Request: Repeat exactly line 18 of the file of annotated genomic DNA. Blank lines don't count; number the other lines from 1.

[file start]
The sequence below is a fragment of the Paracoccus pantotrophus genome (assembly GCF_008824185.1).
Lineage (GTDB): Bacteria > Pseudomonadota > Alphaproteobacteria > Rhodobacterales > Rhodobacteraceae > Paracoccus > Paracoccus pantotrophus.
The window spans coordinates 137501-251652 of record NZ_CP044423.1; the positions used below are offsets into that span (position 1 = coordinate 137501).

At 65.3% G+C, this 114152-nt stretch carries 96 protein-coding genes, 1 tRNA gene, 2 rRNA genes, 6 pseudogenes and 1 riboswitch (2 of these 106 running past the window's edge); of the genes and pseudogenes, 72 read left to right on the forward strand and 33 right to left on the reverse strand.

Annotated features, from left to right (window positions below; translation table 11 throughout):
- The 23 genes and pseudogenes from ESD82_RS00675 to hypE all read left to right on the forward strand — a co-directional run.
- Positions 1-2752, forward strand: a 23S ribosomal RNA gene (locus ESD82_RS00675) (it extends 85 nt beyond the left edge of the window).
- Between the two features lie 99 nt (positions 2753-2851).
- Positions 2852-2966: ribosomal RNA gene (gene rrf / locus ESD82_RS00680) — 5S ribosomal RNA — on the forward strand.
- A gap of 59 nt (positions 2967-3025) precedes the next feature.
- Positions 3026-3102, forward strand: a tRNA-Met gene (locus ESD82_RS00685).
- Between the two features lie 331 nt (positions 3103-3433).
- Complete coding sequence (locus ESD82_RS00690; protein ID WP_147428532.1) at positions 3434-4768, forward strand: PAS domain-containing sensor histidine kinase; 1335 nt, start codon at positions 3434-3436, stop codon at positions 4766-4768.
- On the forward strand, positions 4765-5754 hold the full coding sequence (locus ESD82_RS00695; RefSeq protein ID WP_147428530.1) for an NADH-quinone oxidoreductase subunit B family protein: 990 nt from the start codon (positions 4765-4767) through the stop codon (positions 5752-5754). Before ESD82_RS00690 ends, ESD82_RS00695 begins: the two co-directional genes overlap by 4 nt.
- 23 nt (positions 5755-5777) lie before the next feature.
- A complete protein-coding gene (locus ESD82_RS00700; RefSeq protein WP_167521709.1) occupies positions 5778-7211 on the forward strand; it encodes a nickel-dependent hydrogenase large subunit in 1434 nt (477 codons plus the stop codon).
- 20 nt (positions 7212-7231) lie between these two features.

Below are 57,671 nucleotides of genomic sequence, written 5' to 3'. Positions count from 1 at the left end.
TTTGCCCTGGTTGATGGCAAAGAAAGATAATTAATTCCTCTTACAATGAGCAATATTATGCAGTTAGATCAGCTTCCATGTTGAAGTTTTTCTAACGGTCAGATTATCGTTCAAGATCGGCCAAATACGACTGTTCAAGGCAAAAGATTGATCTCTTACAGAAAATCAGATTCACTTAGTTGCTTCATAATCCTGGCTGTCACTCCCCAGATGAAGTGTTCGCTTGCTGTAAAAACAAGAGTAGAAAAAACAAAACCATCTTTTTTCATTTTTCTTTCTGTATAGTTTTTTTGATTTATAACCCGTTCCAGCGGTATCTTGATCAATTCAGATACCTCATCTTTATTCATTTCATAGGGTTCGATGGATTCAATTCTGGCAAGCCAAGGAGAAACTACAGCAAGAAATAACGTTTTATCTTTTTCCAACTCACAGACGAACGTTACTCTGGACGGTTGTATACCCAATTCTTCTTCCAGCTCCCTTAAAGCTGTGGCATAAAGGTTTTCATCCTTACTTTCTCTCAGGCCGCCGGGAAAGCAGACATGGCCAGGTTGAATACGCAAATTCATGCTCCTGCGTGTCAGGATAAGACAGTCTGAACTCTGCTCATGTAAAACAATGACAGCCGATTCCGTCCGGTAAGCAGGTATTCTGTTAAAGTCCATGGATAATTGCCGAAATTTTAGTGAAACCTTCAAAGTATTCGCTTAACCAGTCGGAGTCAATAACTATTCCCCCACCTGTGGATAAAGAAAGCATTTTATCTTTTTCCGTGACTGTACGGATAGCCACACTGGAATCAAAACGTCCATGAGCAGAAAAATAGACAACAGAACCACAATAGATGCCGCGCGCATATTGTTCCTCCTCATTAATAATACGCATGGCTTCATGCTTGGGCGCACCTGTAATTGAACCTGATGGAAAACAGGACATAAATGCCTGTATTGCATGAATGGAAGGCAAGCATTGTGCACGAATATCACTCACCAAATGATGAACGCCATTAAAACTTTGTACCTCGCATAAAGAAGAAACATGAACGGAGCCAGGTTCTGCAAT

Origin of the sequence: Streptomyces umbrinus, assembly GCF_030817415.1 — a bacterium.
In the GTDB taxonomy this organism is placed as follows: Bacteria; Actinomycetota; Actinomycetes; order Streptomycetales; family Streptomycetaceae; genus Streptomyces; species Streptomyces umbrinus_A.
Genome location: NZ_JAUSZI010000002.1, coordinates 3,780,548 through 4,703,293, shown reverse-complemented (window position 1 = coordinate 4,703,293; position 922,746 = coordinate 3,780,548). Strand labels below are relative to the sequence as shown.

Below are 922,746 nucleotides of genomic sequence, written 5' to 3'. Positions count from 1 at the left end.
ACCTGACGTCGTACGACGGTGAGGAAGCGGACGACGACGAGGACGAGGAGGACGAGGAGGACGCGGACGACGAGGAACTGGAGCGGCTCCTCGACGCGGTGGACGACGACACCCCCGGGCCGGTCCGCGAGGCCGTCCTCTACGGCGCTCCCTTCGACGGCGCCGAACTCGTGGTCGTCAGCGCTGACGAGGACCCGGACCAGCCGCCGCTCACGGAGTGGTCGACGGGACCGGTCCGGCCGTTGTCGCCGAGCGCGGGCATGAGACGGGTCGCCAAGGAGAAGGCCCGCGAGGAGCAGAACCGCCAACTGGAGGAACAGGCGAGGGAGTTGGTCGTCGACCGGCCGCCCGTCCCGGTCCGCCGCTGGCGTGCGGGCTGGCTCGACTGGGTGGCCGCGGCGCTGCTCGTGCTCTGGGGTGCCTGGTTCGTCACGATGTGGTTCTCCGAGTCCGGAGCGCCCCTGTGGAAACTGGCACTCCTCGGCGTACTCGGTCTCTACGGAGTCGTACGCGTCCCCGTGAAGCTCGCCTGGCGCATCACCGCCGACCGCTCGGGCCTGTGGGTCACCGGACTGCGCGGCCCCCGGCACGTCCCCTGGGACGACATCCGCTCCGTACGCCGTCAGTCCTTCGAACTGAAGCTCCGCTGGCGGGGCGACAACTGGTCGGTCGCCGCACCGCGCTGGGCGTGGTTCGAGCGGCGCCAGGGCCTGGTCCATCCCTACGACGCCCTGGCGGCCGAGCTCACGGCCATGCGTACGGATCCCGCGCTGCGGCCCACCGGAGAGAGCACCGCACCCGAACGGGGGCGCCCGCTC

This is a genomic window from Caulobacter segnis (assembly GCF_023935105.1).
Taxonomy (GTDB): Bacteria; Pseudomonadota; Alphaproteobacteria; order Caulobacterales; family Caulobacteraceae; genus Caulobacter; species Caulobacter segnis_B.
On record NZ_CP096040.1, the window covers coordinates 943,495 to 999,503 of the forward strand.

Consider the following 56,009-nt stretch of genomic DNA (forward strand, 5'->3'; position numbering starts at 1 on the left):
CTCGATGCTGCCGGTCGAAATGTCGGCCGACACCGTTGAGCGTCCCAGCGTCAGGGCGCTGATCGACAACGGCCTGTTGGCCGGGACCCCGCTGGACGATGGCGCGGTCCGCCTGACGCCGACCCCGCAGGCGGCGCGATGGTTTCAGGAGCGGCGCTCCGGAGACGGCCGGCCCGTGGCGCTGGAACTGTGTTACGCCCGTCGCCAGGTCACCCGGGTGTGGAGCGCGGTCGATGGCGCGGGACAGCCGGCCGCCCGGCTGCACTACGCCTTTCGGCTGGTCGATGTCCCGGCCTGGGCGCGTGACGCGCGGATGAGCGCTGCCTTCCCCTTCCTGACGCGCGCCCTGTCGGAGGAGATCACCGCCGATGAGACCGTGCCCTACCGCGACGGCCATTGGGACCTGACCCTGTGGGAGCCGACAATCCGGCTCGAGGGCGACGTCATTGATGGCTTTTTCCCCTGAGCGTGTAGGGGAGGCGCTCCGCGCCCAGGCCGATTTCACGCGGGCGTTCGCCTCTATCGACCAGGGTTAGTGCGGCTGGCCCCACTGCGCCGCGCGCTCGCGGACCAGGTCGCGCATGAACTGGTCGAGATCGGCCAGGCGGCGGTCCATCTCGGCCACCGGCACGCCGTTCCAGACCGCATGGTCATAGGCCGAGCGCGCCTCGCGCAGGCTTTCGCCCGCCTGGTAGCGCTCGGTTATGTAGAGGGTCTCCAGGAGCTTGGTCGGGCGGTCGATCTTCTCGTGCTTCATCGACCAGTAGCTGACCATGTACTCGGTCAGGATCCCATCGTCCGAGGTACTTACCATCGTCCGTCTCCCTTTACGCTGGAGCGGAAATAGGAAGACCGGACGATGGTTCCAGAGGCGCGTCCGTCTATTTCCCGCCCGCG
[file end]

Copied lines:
Below are 57,671 nucleotides of genomic sequence, written 5' to 3'. Positions count from 1 at the left end.